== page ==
Thursday, March 26, 2015
Hausfrau: Why I Quit Reading It
by Jill Alexander Essbaum
Random House 2015
336 pages Fiction
The buzz about Hausfrau began pouring in, and I suddenly remembered that I had a copy in my stack of advanced reader copies. Eager to see what the buzz was all about, I began reading. I became more and more distraught. What is this about? Why is it suddenly so popular? Who could possibly like this woman? So I stopped reading it. Now for me, that is a major change. I tend to plow through books, and try to understand the book from the author's perspective. What is the author trying to tell us? In this case, I just quit. And as you can tell from this posting, I am feeling a lot of guilt over quitting the book.
In the midst of this decision, I got into a discussion with a friend about what makes a good protagonist? Especially a woman protagonist? Do you have to like a protagonist? Certainly I hadn't liked Rachel from The Girl on the Train. I hadn't liked Hazel in Miss Hazel and the Rosa Parks League. I hadn't liked Amy Dunne in Gone Girl or Annie in A Small Indiscretion--all books I had completed in the last few months.
I read the review in Shelf Awareness. The reviewer says: "In Anna Benz, Essbaum has created a genuine, complex woman whose journey--no matter how dark it may be--reveals truths as only great literature can. She may have her roots in Tolstoy's Anna Karenina or Flaubert's Emma Bovary or Ibsen's Hedda Gabler, but she is a thoroughly modern and distinct character." OK, I thought, what truths is Anna revealing that I am not understanding. So, I picked the book up again.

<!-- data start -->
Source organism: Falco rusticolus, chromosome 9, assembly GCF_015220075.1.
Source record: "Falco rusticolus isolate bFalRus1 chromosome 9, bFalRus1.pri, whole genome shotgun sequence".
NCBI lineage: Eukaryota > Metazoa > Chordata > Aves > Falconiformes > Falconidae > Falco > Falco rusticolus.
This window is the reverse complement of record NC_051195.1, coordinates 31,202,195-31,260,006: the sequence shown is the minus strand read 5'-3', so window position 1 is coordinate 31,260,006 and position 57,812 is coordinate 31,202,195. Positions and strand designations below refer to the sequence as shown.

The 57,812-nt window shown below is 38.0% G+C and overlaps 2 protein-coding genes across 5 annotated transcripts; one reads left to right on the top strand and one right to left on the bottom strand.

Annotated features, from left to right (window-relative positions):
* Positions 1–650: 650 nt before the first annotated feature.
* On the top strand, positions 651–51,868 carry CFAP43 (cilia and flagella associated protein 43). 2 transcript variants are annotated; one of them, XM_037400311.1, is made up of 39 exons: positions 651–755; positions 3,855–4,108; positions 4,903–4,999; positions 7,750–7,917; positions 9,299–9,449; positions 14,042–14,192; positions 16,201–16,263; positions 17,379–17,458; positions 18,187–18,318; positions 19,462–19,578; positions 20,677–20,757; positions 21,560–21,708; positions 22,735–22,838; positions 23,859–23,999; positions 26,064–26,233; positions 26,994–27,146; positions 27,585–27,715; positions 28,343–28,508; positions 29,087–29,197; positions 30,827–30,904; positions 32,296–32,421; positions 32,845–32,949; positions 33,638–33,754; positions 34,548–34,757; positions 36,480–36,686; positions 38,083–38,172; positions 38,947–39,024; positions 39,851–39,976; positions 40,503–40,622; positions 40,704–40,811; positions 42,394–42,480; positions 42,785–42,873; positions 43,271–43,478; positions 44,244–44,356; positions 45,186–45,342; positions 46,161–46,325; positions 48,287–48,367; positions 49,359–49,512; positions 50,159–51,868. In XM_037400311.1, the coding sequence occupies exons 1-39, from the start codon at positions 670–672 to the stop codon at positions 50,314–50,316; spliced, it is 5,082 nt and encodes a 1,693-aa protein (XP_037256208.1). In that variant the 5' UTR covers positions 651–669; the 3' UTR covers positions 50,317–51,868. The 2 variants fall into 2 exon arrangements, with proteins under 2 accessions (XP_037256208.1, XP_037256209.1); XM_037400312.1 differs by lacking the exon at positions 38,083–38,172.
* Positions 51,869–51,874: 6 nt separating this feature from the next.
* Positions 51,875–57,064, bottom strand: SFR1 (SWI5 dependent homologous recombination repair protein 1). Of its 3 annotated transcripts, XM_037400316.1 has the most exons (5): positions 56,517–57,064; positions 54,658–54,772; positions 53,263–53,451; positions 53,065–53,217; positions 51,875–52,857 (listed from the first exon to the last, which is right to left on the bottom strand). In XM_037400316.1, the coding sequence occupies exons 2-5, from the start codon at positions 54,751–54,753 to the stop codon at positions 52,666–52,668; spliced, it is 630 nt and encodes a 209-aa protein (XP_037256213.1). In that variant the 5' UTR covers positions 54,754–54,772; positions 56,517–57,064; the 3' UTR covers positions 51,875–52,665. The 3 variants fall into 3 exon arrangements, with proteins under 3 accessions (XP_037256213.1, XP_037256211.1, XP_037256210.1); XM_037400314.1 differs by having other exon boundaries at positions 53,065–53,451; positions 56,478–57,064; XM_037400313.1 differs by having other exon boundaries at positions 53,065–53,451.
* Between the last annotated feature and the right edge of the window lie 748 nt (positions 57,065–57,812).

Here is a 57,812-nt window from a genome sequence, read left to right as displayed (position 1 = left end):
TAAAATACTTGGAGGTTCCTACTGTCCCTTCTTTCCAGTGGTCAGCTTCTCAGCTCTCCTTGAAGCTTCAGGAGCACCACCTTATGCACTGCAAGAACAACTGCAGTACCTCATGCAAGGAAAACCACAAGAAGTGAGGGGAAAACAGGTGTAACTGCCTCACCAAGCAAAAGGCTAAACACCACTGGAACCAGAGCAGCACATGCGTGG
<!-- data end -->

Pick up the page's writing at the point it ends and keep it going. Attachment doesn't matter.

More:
But then I turned to the review in The New York Times. That reviewer felt that the author was intending to show the "loathsomeness that we hide behind the bland and drab." I get that. But the New York Times reviewer also helped me to decide to quit when she said, "A few notes to book clubs: If you really must put yourselves through this thing, good luck finding the hot parts. . . .And if you turn out to have a member who feels everything that Anna says and does is marvelous, do feel justified in getting a replacement member." Ah! Finally someone feels like I do about this book. Our book club tried to read Madame Bovary, and not one of the ten members finished the book.
Where I think the problem for me lies in the fact that I had recently read too many books with too many self-indulgent women as protagonists. "Anna was a good wife, mostly." Hazel felt so sorry for herself and her life situation that she drank to excess and drove recklessly with her children in the car. Annie felt that she had to explain her life's mistakes to her son, and Rachel couldn't live her own life so she inserted herself into the lives of others. Amy, the queen of self-indulgence, was so self absorbed that she created a whole other persona that set out to destroy her husband.
I am watching a young friend pull herself together after a series of bad life decisions. She is beginning to see herself as a whole person for the first time. I hear her saying to herself, "I am better than this." Does she descend to self-indulgence on occasion. Of course she does. Do I eat ice cream sometimes—last night as a matter of fact. I think that the difference is in intent. Anna in Hausfrau has no intent of abandoning her self-indulgence. She wallows in it.
So, dear readers, it is OK to quit reading Hausfrau. Read Life from Scratch where a beautiful young housewife finds a cure for a bad life circumstance in cooking or Kristin in Station Eleven, who resiliently tramps on through a dystopian landscape. Read about empowered women not self-indulgent women.
The Review in Shelf Awareness.
The review in The New York Times.